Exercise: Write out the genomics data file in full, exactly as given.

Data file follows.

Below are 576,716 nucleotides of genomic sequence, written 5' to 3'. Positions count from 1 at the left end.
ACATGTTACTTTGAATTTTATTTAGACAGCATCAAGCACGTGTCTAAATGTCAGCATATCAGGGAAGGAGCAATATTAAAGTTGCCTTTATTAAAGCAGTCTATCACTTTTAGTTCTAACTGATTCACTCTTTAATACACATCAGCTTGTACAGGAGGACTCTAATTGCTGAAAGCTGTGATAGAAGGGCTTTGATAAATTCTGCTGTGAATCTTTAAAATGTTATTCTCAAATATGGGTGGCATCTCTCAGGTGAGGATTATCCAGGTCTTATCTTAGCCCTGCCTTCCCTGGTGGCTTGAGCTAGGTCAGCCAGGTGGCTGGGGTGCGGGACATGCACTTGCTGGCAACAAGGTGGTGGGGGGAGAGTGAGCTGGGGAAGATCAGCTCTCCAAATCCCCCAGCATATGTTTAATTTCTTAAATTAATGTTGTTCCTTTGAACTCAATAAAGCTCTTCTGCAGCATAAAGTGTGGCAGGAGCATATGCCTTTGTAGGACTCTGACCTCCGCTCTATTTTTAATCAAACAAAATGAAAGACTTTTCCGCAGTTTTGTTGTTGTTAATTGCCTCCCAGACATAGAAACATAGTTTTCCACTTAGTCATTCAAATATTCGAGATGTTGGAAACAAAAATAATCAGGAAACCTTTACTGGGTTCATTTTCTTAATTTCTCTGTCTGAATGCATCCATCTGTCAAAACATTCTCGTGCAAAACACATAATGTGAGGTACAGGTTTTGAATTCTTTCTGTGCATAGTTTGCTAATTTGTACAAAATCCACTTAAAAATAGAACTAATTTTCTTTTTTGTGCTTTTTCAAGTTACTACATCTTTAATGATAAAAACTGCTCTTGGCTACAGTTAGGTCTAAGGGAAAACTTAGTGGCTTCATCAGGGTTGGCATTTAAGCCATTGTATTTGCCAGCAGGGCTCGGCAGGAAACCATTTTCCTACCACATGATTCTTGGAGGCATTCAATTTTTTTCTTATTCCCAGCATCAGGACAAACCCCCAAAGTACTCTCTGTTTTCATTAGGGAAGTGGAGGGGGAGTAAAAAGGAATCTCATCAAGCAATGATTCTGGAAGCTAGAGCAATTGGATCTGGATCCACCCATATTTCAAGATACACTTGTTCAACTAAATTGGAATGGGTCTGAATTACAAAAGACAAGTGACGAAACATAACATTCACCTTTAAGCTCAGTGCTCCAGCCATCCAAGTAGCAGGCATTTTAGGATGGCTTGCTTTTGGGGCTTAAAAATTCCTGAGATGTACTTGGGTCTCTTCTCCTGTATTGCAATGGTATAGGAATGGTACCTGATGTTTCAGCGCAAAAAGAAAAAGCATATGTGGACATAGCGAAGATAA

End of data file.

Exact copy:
Below are 576,716 nucleotides of genomic sequence, written 5' to 3'. Positions count from 1 at the left end.
ACATGTTACTTTGAATTTTATTTAGACAGCATCAAGCACGTGTCTAAATGTCAGCATATCAGGGAAGGAGCAATATTAAAGTTGCCTTTATTAAAGCAGTCTATCACTTTTAGTTCTAACTGATTCACTCTTTAATACACATCAGCTTGTACAGGAGGACTCTAATTGCTGAAAGCTGTGATAGAAGGGCTTTGATAAATTCTGCTGTGAATCTTTAAAATGTTATTCTCAAATATGGGTGGCATCTCTCAGGTGAGGATTATCCAGGTCTTATCTTAGCCCTGCCTTCCCTGGTGGCTTGAGCTAGGTCAGCCAGGTGGCTGGGGTGCGGGACATGCACTTGCTGGCAACAAGGTGGTGGGGGGAGAGTGAGCTGGGGAAGATCAGCTCTCCAAATCCCCCAGCATATGTTTAATTTCTTAAATTAATGTTGTTCCTTTGAACTCAATAAAGCTCTTCTGCAGCATAAAGTGTGGCAGGAGCATATGCCTTTGTAGGACTCTGACCTCCGCTCTATTTTTAATCAAACAAAATGAAAGACTTTTCCGCAGTTTTGTTGTTGTTAATTGCCTCCCAGACATAGAAACATAGTTTTCCACTTAGTCATTCAAATATTCGAGATGTTGGAAACAAAAATAATCAGGAAACCTTTACTGGGTTCATTTTCTTAATTTCTCTGTCTGAATGCATCCATCTGTCAAAACATTCTCGTGCAAAACACATAATGTGAGGTACAGGTTTTGAATTCTTTCTGTGCATAGTTTGCTAATTTGTACAAAATCCACTTAAAAATAGAACTAATTTTCTTTTTTGTGCTTTTTCAAGTTACTACATCTTTAATGATAAAAACTGCTCTTGGCTACAGTTAGGTCTAAGGGAAAACTTAGTGGCTTCATCAGGGTTGGCATTTAAGCCATTGTATTTGCCAGCAGGGCTCGGCAGGAAACCATTTTCCTACCACATGATTCTTGGAGGCATTCAATTTTTTTCTTATTCCCAGCATCAGGACAAACCCCCAAAGTACTCTCTGTTTTCATTAGGGAAGTGGAGGGGGAGTAAAAAGGAATCTCATCAAGCAATGATTCTGGAAGCTAGAGCAATTGGATCTGGATCCACCCATATTTCAAGATACACTTGTTCAACTAAATTGGAATGGGTCTGAATTACAAAAGACAAGTGACGAAACATAACATTCACCTTTAAGCTCAGTGCTCCAGCCATCCAAGTAGCAGGCATTTTAGGATGGCTTGCTTTTGGGGCTTAAAAATTCCTGAGATGTACTTGGGTCTCTTCTCCTGTATTGCAATGGTATAGGAATGGTACCTGATGTTTCAGCGCAAAAAGAAAAAGCATATGTGGACATAGCGAAGATAA